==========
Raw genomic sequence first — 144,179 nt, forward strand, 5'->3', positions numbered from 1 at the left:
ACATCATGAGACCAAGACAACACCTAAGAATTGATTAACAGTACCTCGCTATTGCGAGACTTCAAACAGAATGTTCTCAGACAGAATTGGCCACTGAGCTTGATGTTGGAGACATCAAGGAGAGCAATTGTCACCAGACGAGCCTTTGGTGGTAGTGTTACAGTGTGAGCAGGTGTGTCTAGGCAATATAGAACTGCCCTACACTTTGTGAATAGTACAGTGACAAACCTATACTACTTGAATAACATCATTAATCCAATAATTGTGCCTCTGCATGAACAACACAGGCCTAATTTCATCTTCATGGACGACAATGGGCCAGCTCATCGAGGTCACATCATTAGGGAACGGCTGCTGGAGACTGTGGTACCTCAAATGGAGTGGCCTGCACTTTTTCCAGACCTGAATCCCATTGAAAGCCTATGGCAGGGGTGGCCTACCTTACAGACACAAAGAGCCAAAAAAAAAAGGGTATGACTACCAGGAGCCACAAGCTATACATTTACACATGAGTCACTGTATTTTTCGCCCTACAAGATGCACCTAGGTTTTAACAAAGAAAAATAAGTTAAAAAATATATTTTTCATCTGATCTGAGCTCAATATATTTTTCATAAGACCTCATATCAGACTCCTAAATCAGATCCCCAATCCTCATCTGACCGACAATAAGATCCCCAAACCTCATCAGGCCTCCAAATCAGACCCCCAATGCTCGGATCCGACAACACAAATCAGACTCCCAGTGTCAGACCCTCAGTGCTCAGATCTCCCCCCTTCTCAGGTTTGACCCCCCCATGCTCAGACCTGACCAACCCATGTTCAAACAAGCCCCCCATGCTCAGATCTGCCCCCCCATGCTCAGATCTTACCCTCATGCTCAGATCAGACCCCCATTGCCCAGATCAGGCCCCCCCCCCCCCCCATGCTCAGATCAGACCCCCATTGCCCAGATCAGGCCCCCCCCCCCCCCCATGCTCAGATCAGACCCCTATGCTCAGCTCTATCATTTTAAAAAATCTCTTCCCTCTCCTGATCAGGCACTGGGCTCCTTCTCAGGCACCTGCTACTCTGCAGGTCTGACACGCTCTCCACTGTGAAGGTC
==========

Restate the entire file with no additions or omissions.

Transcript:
Raw genomic sequence first — 144,179 nt, forward strand, 5'->3', positions numbered from 1 at the left:
ACATCATGAGACCAAGACAACACCTAAGAATTGATTAACAGTACCTCGCTATTGCGAGACTTCAAACAGAATGTTCTCAGACAGAATTGGCCACTGAGCTTGATGTTGGAGACATCAAGGAGAGCAATTGTCACCAGACGAGCCTTTGGTGGTAGTGTTACAGTGTGAGCAGGTGTGTCTAGGCAATATAGAACTGCCCTACACTTTGTGAATAGTACAGTGACAAACCTATACTACTTGAATAACATCATTAATCCAATAATTGTGCCTCTGCATGAACAACACAGGCCTAATTTCATCTTCATGGACGACAATGGGCCAGCTCATCGAGGTCACATCATTAGGGAACGGCTGCTGGAGACTGTGGTACCTCAAATGGAGTGGCCTGCACTTTTTCCAGACCTGAATCCCATTGAAAGCCTATGGCAGGGGTGGCCTACCTTACAGACACAAAGAGCCAAAAAAAAAAGGGTATGACTACCAGGAGCCACAAGCTATACATTTACACATGAGTCACTGTATTTTTCGCCCTACAAGATGCACCTAGGTTTTAACAAAGAAAAATAAGTTAAAAAATATATTTTTCATCTGATCTGAGCTCAATATATTTTTCATAAGACCTCATATCAGACTCCTAAATCAGATCCCCAATCCTCATCTGACCGACAATAAGATCCCCAAACCTCATCAGGCCTCCAAATCAGACCCCCAATGCTCGGATCCGACAACACAAATCAGACTCCCAGTGTCAGACCCTCAGTGCTCAGATCTCCCCCCTTCTCAGGTTTGACCCCCCCATGCTCAGACCTGACCAACCCATGTTCAAACAAGCCCCCCATGCTCAGATCTGCCCCCCCATGCTCAGATCTTACCCTCATGCTCAGATCAGACCCCCATTGCCCAGATCAGGCCCCCCCCCCCCCCCATGCTCAGATCAGACCCCCATTGCCCAGATCAGGCCCCCCCCCCCCCCCATGCTCAGATCAGACCCCTATGCTCAGCTCTATCATTTTAAAAAATCTCTTCCCTCTCCTGATCAGGCACTGGGCTCCTTCTCAGGCACCTGCTACTCTGCAGGTCTGACACGCTCTCCACTGTGAAGGTC